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Year : 2020  |  Volume : 7  |  Issue : 2  |  Page : 134-140

Symptom Clusters And Quality Of Life Over 1 Year In Breast Cancer Patients Receiving Adjuvant Chemotherapy

1 College of Nursing, University of Nebraska Medical Center, Omaha, NE, USA
2 College of Public Health, University of Nebraska Medical Center, Omaha, NE, USA

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College of Nursing, University of Nebraska Medical Center, Omaha, NE
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Source of Support: None, Conflict of Interest: None

DOI: 10.4103/apjon.apjon_57_19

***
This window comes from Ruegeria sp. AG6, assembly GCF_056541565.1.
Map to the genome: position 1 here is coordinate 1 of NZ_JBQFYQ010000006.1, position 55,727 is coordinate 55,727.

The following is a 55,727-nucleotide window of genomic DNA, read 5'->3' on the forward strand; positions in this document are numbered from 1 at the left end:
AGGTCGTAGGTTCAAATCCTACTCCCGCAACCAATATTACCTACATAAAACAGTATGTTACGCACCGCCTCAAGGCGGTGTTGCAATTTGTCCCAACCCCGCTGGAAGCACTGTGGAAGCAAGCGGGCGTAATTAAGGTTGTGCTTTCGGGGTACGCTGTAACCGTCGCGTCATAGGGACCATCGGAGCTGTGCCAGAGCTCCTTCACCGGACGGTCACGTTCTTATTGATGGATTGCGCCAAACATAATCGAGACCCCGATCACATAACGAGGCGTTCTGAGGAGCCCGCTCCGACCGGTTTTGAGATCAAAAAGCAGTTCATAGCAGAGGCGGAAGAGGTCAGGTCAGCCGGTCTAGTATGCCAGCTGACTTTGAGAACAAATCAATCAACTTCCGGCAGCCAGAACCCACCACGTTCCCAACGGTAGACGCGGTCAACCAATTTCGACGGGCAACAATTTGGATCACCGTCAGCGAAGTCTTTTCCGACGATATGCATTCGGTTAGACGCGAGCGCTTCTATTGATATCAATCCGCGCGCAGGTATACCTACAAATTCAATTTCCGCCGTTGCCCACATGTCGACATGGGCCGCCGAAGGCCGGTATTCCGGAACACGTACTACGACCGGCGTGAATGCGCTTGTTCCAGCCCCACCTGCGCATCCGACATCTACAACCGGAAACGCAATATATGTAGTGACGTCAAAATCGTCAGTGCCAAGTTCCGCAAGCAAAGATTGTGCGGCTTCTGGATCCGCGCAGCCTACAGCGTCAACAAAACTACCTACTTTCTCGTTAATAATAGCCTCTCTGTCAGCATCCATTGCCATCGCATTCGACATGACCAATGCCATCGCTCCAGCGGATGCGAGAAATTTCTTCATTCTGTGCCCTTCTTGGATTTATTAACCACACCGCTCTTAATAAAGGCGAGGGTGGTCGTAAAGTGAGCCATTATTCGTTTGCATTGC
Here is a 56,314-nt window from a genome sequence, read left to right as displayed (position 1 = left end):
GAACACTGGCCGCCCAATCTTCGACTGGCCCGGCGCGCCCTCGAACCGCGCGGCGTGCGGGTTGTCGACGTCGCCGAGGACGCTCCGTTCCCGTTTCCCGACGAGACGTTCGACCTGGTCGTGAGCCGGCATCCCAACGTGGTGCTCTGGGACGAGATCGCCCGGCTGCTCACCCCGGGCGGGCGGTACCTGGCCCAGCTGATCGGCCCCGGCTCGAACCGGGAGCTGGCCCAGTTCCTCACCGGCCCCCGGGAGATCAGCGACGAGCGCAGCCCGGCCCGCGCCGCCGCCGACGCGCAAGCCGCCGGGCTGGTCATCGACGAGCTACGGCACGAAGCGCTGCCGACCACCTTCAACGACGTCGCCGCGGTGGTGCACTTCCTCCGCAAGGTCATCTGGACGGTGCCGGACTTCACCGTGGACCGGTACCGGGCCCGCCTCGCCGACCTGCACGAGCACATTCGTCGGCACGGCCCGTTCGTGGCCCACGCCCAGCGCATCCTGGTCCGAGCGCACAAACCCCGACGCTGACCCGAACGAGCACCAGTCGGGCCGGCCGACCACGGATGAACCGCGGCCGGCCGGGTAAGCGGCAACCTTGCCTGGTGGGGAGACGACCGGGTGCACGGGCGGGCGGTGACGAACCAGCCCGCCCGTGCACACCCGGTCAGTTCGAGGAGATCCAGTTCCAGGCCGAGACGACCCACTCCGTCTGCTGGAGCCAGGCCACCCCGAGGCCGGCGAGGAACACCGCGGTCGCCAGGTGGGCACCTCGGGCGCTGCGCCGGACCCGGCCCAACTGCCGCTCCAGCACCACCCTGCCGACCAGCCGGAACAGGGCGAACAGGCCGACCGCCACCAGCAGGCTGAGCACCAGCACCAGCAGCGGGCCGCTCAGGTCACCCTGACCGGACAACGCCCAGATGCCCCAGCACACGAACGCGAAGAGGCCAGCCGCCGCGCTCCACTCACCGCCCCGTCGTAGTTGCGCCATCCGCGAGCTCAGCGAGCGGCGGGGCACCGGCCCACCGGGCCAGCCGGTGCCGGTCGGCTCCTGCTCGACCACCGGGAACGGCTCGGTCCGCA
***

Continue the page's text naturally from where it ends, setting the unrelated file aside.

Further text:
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Objective: Evidence is scant regarding symptom clusters and quality of life (QOL) over 1 year in women who receive adjuvant breast cancer chemotherapy (CTX). Our purpose was to identify the prevalence and severity of individual symptoms, symptom clusters, and QOL in women receiving adjuvant breast cancer CTX from baseline over 1 year. Methods: Symptoms were identified in a sample (n = 219) at three times: baseline (prior to the first adjuvant CTX treatment), 1 month after the last CTX (approximately 6 months after baseline), and 1 year after baseline. The Hospital Anxiety and Depression Scale and Symptom Experience Scale measured symptoms. The Medical Outcomes Study, Short-Form Survey, measured QOL. Exploratory factor analysis identified symptom clusters at each time and core symptoms in clusters over time. Results: The prevalence and severity of 10 symptoms decreased over time (P < 0.05). Fatigue, sleep disturbance, and pain were most prevalent; all were of mild severity. Two symptom clusters were identified at baseline and one met internal consistency reliability criteria at the later times. Core symptoms were identified. Both the physical and mental component scores of QOL improved over time (P < 0.01), but physical was below the general population norms 1 year after baseline. Conclusions: The symptom experience was dynamic, and symptom clusters changed over 1 year. Despite mild severity, core symptoms and clusters persisted over 1 year, and physical health was below the general population norms. Breast cancer survivors with persistent single and co-occurring symptoms need to be taught to manage the patterns of symptoms over time because they may not resolve by 1 year.

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